Three members of the group, including the Rev. Scott Quinn of the Church of the Nativity in Crafton and the Rev. Jay Geisler of St. Stephen’s in McKeesport, met Monday with Bishop Duncan at his Downtown office for about an hour to tell him they were going public.

The group does not support ordination of openly gay clergy or conducting same-sex blessings, the so-called “innovations” at the forefront of denominational disputes since 2003. However, members said they do not believe it is necessary to leave the Episcopal Church, the American arm of the worldwide Anglican Communion, to make that point.

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Posted in * Anglican - Episcopal, Episcopal Church (TEC), TEC Conflicts, TEC Conflicts: Pittsburgh

Giuliani Prepares to Exit, Back McCain

Rudy Giuliani, who bet his presidential hopes on Florida only to come in third, prepared to quit the race Tuesday and endorse his friendliest rival, John McCain.

The former New York mayor stopped short of announcing he was stepping down, but delivered a valedictory speech that was more farewell than fight-on.

Giuliani finished a distant third to winner McCain and second-place finisher Mitt Romney. Republican officials said Giuliani would endorse McCain on Wednesday in California. The officials spoke on condition of anonymity in advance of the public announcement.

“The responsibility of leadership doesn’t end with a single campaign, it goes on and you continue to fight for it,” Giuliani said, as supporters with tight smiles crowded behind him. “We ran a campaign that was uplifting.”

Asked directly if he was dropping out of the race, Giuliani said only: “I’m going to California.”

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Posted in * Economics, Politics, US Presidential Election 2008

Missouri Roman Catholic Bishops to pols: Curb your anti-immigration talk

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Posted in * Culture-Watch, * Economics, Politics, * Religion News & Commentary, Law & Legal Issues, Other Churches, Politics in General, Roman Catholic, US Presidential Election 2008

John McCain’s Florida Primary Victory Speech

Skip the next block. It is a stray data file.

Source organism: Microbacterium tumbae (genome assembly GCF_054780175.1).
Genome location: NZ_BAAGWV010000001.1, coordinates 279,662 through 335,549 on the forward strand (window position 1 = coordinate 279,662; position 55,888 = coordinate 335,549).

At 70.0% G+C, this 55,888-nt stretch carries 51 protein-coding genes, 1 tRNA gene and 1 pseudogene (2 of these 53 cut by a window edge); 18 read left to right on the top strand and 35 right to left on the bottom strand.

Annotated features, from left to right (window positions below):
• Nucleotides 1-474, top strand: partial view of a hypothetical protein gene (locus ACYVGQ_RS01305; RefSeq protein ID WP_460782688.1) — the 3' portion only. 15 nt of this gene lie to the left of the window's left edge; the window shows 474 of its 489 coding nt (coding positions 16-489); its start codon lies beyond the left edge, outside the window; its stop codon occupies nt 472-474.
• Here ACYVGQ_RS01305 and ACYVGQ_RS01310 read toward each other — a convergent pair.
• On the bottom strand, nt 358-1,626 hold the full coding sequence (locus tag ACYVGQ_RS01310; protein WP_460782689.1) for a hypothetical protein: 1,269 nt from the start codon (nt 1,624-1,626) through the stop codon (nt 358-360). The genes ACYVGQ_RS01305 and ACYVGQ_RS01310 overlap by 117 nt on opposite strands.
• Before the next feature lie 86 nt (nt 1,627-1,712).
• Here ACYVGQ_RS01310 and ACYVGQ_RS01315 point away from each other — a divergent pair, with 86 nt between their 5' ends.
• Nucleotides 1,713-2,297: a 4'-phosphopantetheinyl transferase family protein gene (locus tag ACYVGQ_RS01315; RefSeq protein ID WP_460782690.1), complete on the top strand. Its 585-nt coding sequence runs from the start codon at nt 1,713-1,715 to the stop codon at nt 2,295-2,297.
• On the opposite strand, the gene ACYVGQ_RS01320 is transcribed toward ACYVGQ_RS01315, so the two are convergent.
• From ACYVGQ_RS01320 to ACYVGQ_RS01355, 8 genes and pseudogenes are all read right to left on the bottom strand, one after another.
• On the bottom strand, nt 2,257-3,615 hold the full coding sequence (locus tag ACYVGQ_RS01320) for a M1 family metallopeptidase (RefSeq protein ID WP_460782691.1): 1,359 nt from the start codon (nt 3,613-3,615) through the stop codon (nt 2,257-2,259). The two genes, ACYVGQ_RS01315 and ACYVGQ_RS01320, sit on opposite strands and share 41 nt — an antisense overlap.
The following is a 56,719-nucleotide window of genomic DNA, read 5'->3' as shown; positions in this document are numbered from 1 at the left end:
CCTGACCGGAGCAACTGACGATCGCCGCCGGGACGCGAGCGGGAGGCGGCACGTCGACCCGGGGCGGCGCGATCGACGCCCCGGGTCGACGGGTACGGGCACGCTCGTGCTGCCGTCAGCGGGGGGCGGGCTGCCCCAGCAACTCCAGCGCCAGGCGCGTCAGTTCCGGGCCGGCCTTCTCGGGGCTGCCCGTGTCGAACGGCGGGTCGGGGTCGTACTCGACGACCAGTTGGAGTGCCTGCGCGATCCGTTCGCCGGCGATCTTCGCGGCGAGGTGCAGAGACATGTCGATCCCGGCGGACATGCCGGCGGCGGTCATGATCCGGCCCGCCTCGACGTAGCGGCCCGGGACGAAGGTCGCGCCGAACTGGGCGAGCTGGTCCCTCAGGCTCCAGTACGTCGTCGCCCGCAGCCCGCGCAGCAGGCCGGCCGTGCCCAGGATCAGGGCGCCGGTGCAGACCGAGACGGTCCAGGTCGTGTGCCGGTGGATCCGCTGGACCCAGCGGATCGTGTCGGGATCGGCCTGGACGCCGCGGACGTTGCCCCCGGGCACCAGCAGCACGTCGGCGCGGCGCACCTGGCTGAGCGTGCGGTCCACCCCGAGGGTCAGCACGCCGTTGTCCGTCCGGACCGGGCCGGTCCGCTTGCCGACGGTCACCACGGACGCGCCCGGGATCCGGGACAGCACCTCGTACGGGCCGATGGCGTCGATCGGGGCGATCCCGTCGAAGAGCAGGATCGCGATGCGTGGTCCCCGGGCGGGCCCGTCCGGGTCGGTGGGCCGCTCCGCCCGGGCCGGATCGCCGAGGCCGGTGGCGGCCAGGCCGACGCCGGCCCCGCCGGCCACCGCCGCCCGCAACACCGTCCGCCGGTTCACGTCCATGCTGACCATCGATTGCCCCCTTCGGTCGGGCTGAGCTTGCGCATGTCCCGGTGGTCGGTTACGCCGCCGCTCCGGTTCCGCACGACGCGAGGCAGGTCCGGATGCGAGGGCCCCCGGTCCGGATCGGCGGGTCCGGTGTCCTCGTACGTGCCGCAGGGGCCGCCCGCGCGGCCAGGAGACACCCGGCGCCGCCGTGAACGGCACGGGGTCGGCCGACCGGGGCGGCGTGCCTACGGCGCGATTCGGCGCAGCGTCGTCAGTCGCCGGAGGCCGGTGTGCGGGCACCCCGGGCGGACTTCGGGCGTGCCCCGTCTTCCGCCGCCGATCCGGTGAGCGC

My friends, in one week we will have as close to a national primary as we have ever had in this country. I intend to win it, and be the nominee of our party. And I intend to do that by making it clear what I stand for. I stand for the principles and policies that first attracted me to the Republican Party when I heard, in whispered conversations and tap codes, about the then Governor of California, who stood by me and my comrades, and who was making quite a reputation for standing by his convictions no matter the changing winds of political thought and popular culture. When I left the Navy and entered public life, I enlisted as a foot soldier in the political revolution he began. And I am as proud to be a Reagan conservative today, as I was then. I trust in the courage, good sense, resourcefulness and decency of the American people, who deserve a government that trusts in their qualities as well, and doesn’t abrogate to its elf the responsibilities to do for the people what the people can and want to do for themselves.

We Republicans have always known that the first responsibility of government is to keep this country safe from all enemies foreign and domestic, and the American people unburdened by the heavy hand of government that spends too much of their money on things they neither want nor need, while failing to do as well as we should the things none of us can do individually. Government must defend our nation’s security wisely and effectively, because the cost of our defense is so dear to us, measured in losses so hard to bear, and in the heartbreak of so many families. Government must respect our values because they are the true source of our strength; and enforce the rule, which distinguishes successful democracies from failed societies, and is the first defense of freedom. And the judges we appoint to federal benches must understand that is their only responsibility, and leave to elected officials their responsibility to make the laws that they enforce. We believe government should do only those things we cannot do individually, to tax us no more than necessary, and spend no more than necessary, and then get out of the way of the most industrious, ingenious and optimistic people in the history of the world so that they can build an even greater country than the one they inherited.